Switches in Local Networks

Now let’s learn what switches are and how to use them in a local network.

A switch enables the connection of multiple devices to the same network.

Note that each network interface to the switch has its own dedicated PHY responsible for driving the signals on each wire.


The uplink port on a switch is the same as the regular ports except that the transmit (Tx) and receive (Rx) signals are reversed. This means a crossover cable is not required to connect one switch to another. Most new switches have Auto-MDIX interfaces which automatically switch the Tx and Rx signals if needed.

Switches Inside Routers

Most routers for homes and small business have a built-in switch.


Switches use MAC Addresses

We’ve seen how routers use IP addresses to address hosts on the network. Switches don’t have the intelligence to use IP addresses. They instead use something called a Media Access Controller (MAC) address.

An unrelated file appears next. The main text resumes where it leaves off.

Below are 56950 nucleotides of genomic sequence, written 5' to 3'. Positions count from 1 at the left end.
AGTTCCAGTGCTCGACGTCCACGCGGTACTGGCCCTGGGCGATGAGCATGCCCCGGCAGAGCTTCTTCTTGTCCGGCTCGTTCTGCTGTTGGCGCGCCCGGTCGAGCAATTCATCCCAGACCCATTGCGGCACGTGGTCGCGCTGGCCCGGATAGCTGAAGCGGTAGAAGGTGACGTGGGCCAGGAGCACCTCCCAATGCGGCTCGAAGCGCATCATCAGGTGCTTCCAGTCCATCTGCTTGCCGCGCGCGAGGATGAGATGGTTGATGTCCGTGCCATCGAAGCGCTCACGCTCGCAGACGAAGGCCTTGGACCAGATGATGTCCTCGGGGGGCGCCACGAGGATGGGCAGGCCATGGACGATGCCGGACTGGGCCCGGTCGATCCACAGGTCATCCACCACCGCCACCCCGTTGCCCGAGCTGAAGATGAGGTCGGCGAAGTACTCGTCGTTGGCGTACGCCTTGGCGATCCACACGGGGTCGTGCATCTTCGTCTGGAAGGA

A switch uses a Media Access Controller (MAC) to forward and filter data based on a host’s MAC address, not its IP address.

The MAC controls Layer 2 network functions. It forwards and filters frames based on their MAC addresses.

Every network host has two addresses:
1) IP Address (Layer 3 virtual address)
2) MAC Address (Layer 2 physical address)

A switch has a MAC, but no MAC address. It is transparent to the network. It is never the final destination for network traffic, so it doesn’t need a MAC address. A router, on the other hand, has two MAC addresses, one used for the local area network (LAN), and one used for the Internet or wide area network (WAN).

  • Switches are referred to as Layer 2 devices because they work with Layer 2 (MAC) addresses only. routers are referred to as Layer 3 devices because they work with Layer 3 (IP) addresses only.
  • The MAC is responsible for generating the frames that will be sent to the network and receiving frames that come in from the network. Frames that are received on a network node that doesn't contain the node’s MAC address or MAC broadcast address (FF:FF:FF:FF:FF:FF) are not forwarded up to Layer 3.
  • The MAC allows multiple devices to access the same physical network using Carrier Sense Multiple Access with Collision Detection (CSMA/CD (Ethernet)), or Carrier Sense Multiple Access with Collision Avoidance (CSMA/CA (WLAN)).
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